Resilient risk governance: experience from the Sahel and Horn of Africa

Resilience programmes often aim to provide services that help build assets and minimise the impact of shocks and stresses on people’s lives and livelihoods. But little is known about the way local risk governance systems and institutional arrangements mediate people’s access to these services and therefore lead to improved resilience.

Key messages

  • Evidence related to how ecosystem, financial and climate services can strengthen resilience at the local level is growing in the Sahel and Horn of Africa. There is less evidence regarding the importance of governance systems in mediating access to these assets.
  • Institutional arrangements have implications for the delivery of services and how people access them. 
  • Ecosystem services are often delivered at the local level and governed by complex institutional arrangements. Actors, including governments, non-governmental organisations and community-based organisations, often overlap.
  • In many cases, national governments deliver climate services, often bypassing local governance structures. Therefore, while access to and use and application of weather and climate information and services in Africa and elsewhere are increasing, end-users continue to face challenges in receiving and applying these services.
  • The formal financial sector is largely absent. Financial services are more often provided informally through women's savings groups or reciprocity within social networks. Increasingly, non-governmental organisations and private sector actors are delivering financial services in places that are vulnerable to climate change and extreme weather events.
  • This report offers a conceptual framework for resilient risk governance and a way forward for researchers and practitioners to build a greater body of evidence on its role in delivering resilience outcomes.

Climate Resilient Planning Toolkit

This toolkit, developed through the Building Resilience and Adaptation to Climate Extremes and Disasters (BRACED) programme, is designed to develop and deliver health, education, water and sanitation hardware interventions that are more resilient to climate extremes and disasters. It provides a generic framework to help users:

  1. Assess if resilience in a specific service delivery project should be treated as a high, medium or low priority.
  2. Identify how the different components of basic service delivery systems might be vulnerable to a range of climate extremes and disasters.
  3. Think through measures that can be taken to mitigate risks to service delivery.
  4. Establish a plan to follow up on integration of resilience in the service delivery project.

The toolkit can help project, technical and field staff of implementing agencies who plan and manage service delivery projects in developing country contexts. With early planning, the impacts of disasters can be reduced through preparation and minimising risk to people and equipment. Some hazards can be avoided entirely by building infrastructure out of harm’s way.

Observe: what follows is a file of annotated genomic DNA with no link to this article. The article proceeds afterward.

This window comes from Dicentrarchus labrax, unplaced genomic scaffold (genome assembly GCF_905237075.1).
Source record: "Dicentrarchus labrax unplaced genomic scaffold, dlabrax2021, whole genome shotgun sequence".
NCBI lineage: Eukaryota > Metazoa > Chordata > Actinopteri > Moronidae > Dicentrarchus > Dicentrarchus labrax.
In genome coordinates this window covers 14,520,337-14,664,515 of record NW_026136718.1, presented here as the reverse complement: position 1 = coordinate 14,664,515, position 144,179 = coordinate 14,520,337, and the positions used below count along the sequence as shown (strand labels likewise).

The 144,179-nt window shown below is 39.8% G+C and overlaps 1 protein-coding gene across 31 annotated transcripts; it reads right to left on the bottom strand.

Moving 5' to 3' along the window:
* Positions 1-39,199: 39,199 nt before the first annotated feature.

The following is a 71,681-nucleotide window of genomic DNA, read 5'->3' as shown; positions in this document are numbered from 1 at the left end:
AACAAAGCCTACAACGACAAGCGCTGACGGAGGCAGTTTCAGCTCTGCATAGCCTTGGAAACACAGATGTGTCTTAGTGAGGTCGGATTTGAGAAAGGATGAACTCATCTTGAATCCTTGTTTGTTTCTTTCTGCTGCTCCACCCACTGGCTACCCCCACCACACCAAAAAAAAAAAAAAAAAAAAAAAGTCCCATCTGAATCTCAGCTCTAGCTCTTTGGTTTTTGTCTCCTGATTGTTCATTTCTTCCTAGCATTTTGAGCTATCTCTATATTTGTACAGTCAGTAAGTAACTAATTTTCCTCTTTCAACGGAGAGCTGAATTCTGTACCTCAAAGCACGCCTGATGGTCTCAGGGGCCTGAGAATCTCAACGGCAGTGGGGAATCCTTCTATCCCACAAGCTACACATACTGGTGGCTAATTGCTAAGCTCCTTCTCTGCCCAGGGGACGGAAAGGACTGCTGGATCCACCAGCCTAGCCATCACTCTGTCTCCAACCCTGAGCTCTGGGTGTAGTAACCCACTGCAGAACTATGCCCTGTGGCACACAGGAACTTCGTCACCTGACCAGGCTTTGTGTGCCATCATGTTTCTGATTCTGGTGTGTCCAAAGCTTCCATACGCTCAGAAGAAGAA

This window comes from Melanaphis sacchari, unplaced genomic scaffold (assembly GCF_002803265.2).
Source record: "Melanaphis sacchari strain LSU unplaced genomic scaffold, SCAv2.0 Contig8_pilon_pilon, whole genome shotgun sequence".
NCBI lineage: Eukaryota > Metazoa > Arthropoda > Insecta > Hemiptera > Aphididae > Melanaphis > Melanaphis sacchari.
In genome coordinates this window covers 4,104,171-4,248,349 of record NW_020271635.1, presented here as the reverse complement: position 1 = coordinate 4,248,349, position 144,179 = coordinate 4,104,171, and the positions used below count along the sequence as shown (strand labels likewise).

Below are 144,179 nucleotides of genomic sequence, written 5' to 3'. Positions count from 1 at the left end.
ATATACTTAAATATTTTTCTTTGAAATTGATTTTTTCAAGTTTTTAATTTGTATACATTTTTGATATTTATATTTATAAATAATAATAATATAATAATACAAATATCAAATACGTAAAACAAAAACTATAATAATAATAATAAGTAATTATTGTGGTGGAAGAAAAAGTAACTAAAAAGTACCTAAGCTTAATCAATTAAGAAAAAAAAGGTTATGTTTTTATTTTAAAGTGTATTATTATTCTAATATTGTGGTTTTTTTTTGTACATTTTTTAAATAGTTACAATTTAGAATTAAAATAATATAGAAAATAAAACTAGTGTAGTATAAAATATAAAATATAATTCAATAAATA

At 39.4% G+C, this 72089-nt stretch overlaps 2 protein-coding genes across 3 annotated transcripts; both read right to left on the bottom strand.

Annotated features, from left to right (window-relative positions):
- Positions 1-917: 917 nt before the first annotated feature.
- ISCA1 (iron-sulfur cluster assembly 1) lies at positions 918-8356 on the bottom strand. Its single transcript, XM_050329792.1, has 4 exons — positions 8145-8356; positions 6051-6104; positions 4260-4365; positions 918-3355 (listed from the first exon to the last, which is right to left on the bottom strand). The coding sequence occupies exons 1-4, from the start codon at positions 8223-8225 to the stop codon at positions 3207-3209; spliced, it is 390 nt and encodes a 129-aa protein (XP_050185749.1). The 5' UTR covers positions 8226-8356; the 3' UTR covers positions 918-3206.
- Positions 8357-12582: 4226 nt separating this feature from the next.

Below you will find the downloadable toolkit, which consists of three booklets. These include:

  • Booklet 1: guidelines that explain the tool and how to fill in the worksheets.
  • Booklet 2: worked examples to illustrate how other organisations have used the toolkit.
  • Booklet 3: worksheets that you can fill in straightaway.

The changing role of NGOs in supporting climate services

This report examines the evolving role of non-governmental organisations (NGOs) in the production, communication and uptake of climate information. In particular, we focus on NGOs’ roles as knowledge brokers and intermediaries and how these contribute to the overall effectiveness of the climate services value chain in developing countries.

Key messages:

  • Climate services play a key role in supporting the resilience of people and communities but continue to be inaccessible to large numbers of climate-vulnerable people. Through programmes like BRACED, NGOs are increasingly taking on intermediary roles, helping users to acquire, understand, value and consider climate information within their decision-making processes.
  • There is a risk, however, that NGOs will make uncoordinated attempts to move into the climate services sector, while national meteorological and hydrological agencies are also being tasked to be more user-driven.
  • To maximise the potential of NGOs to contribute positively to climate services, we propose five areas of interaction and engagement to help to address these risks. These are: improving knowledge sharing; enhancing coordination on planned activities; enhancing collaboration across systems and scales; focusing on knowledge co-production; and emphasising learning processes. These areas require new actions from not only NGOs, but also national meteorological and hydrological agencies, national and local governments, and international funders.

Measuring subjective household resilience: insights from Tanzania

In this paper, the feasibility and utility of a subjective approach to measuring household resilience is explored. Subjective measures comprise of a person’s self-evaluation of their household’s capability and capacity to respond to climate extremes or other related hazards. To date, most quantitative approaches to resilience measurement rely on objective indicators and frameworks of assessment. More recently, subjective methods of resilience measurement have been advocated in helping to overcome some of the limitations of traditional approaches.

While subjective measures may hold significant promise as an alternative and complementary approach to traditional, few standardised quantifiable tools have been tested at scale. With this in mind, a nationally representative survey was carried out in Tanzania to explore perceived levels of household resilience to climate extremes and to assess the utility of standardised subjective methods for its assessment. The focus of the study is primarily on flood risk, examining a range of self-assessed resilience-related capacities and patterns of resilience across socio-demographic groups.

Survey results show that most of the population perceive their household to be ill prepared to respond to (66%), recover from (75%) and adapt to (61%) extreme flooding. Factors that are most associated with resilience-related capacities are advance knowledge of a previous flood and, to a lesser extent, believing flooding to be a serious community problem. This suggests further investment in early warning and awareness-raising regarding extreme flooding could be warranted. Somewhat surprisingly, although most socio-demographic variables – such levels of education, livelihood type and rural/urban locality – show weak associations with perceived resilience-related capacities, almost all exhibit statistically significant differences –with the exception of a household’s wealth.

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Increasing people’s resilience through social protection